One of my biggest pet peeves around trail running is the stigma that if you're not ONLY on a dirt/rock trail, you're not a trail runner.
If you run on a trail whether it's weekly, monthly, etc., you're a trail runner.
Just as any other sport or activity, if you do X, you are a X-er.
If you ski, you're a skier. If you road cycle, you are a road cyclist. If you climb, you are a climber. Someone who snowboards twice a year will still call themselves a snowboarder.
So if you can't get to a trail as frequently, whether it's because you're busier than usual, the weather isn't cooperating, or you simply don't want to make the trek to a trail, do the following instead.
For your run portion, hop on a treadmill or take it to your neighborhood sidewalk. Once you've completed your run, grab your weighted pack and finish out with some step-ups. I like to use water or other drink bottles, camping gear, heavier books, or dumbbells in my pack to add weight. If adding weight is too much to start, do body weight step-ups.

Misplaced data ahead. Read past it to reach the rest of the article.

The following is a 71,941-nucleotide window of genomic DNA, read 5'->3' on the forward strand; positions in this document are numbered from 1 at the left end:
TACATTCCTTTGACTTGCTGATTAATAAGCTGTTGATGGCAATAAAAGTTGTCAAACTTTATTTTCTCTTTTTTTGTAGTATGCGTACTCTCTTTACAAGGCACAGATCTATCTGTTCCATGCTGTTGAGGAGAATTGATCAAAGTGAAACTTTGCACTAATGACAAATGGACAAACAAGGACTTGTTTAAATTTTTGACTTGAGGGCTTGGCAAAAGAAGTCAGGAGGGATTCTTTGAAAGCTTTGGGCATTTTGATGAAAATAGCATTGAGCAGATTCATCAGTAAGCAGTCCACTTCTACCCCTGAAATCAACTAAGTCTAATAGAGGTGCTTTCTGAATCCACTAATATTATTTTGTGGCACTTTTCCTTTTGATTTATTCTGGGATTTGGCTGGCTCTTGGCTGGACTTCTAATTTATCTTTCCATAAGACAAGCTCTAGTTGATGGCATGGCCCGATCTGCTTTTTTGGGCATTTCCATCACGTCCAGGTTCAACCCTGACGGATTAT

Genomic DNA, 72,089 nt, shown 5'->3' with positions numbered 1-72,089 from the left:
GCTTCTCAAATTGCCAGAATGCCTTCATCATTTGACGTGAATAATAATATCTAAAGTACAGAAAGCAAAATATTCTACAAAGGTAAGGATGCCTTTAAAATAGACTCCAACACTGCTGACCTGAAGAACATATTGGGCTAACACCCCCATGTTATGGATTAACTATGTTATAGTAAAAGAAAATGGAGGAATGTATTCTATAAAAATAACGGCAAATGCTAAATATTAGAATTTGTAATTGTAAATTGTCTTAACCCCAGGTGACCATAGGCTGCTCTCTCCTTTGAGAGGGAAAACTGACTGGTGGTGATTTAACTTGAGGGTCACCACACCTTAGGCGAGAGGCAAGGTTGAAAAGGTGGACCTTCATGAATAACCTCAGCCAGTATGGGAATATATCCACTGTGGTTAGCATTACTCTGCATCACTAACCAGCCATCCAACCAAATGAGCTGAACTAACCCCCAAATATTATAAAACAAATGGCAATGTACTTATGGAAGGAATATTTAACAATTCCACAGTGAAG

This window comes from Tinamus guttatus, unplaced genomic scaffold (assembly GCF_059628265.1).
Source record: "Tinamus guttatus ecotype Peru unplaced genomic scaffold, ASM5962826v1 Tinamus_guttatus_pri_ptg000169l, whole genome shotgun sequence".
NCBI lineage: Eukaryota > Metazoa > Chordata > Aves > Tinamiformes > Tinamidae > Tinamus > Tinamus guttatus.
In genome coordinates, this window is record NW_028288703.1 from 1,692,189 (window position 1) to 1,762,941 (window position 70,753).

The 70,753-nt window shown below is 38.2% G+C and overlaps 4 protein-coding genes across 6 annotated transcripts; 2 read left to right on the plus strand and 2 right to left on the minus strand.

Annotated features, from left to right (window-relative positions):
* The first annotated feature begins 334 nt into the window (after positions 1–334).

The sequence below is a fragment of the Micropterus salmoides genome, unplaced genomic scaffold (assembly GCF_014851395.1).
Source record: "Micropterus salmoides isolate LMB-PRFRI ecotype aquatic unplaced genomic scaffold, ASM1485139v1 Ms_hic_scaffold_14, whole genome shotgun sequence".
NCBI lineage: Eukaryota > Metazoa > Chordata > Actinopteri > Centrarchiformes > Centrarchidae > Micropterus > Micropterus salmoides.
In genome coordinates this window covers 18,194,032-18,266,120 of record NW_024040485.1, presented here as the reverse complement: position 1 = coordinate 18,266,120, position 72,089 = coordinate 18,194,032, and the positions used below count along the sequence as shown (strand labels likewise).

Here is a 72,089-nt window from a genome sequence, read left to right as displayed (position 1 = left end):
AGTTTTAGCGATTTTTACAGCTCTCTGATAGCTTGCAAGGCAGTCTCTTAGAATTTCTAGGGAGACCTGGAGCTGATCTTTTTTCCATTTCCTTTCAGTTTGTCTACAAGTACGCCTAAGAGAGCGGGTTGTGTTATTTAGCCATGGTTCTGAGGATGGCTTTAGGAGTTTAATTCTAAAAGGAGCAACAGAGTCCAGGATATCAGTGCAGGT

This will be one of the closest ways to emulate a trail run. No, it's not dirt and rocks, but it's pavement or a treadmill belt and a step to get that run in with "elevation gain".
This is also a great way to learn how to keep moving on tired legs. After your run, your legs may feel a little cashed depending on your intensity and duration. Finishing off your workout with step-ups will really take your intensity and capacity to the next level.